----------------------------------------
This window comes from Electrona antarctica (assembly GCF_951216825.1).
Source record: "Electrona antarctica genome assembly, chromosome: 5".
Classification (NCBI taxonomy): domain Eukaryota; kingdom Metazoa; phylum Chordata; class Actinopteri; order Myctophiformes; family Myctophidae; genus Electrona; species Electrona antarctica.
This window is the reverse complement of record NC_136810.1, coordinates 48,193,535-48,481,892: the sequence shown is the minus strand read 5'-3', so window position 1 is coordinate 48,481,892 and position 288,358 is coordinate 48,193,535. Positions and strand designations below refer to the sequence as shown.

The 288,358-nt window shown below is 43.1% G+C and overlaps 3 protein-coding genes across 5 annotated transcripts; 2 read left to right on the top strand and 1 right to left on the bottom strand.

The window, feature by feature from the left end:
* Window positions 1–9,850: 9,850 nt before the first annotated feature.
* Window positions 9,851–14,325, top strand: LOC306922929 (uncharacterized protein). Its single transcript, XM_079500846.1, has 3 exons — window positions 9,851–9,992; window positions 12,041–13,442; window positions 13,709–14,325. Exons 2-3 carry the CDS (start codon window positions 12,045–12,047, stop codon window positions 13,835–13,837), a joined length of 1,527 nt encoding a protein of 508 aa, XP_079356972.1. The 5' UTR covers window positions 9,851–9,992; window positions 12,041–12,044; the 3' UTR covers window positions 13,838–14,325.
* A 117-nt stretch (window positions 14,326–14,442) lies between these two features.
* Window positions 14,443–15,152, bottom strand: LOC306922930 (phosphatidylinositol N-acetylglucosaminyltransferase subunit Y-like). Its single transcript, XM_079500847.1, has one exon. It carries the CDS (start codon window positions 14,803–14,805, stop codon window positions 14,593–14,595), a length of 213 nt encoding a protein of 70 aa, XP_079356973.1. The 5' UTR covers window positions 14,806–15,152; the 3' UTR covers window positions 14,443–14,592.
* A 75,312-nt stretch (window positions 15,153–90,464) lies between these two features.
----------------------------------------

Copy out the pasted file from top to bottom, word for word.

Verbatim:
This window comes from Electrona antarctica (assembly GCF_951216825.1).
Source record: "Electrona antarctica genome assembly, chromosome: 5".
Classification (NCBI taxonomy): domain Eukaryota; kingdom Metazoa; phylum Chordata; class Actinopteri; order Myctophiformes; family Myctophidae; genus Electrona; species Electrona antarctica.
This window is the reverse complement of record NC_136810.1, coordinates 48,193,535-48,481,892: the sequence shown is the minus strand read 5'-3', so window position 1 is coordinate 48,481,892 and position 288,358 is coordinate 48,193,535. Positions and strand designations below refer to the sequence as shown.

The 288,358-nt window shown below is 43.1% G+C and overlaps 3 protein-coding genes across 5 annotated transcripts; 2 read left to right on the top strand and 1 right to left on the bottom strand.

The window, feature by feature from the left end:
* Window positions 1–9,850: 9,850 nt before the first annotated feature.
* Window positions 9,851–14,325, top strand: LOC306922929 (uncharacterized protein). Its single transcript, XM_079500846.1, has 3 exons — window positions 9,851–9,992; window positions 12,041–13,442; window positions 13,709–14,325. Exons 2-3 carry the CDS (start codon window positions 12,045–12,047, stop codon window positions 13,835–13,837), a joined length of 1,527 nt encoding a protein of 508 aa, XP_079356972.1. The 5' UTR covers window positions 9,851–9,992; window positions 12,041–12,044; the 3' UTR covers window positions 13,838–14,325.
* A 117-nt stretch (window positions 14,326–14,442) lies between these two features.
* Window positions 14,443–15,152, bottom strand: LOC306922930 (phosphatidylinositol N-acetylglucosaminyltransferase subunit Y-like). Its single transcript, XM_079500847.1, has one exon. It carries the CDS (start codon window positions 14,803–14,805, stop codon window positions 14,593–14,595), a length of 213 nt encoding a protein of 70 aa, XP_079356973.1. The 5' UTR covers window positions 14,806–15,152; the 3' UTR covers window positions 14,443–14,592.
* A 75,312-nt stretch (window positions 15,153–90,464) lies between these two features.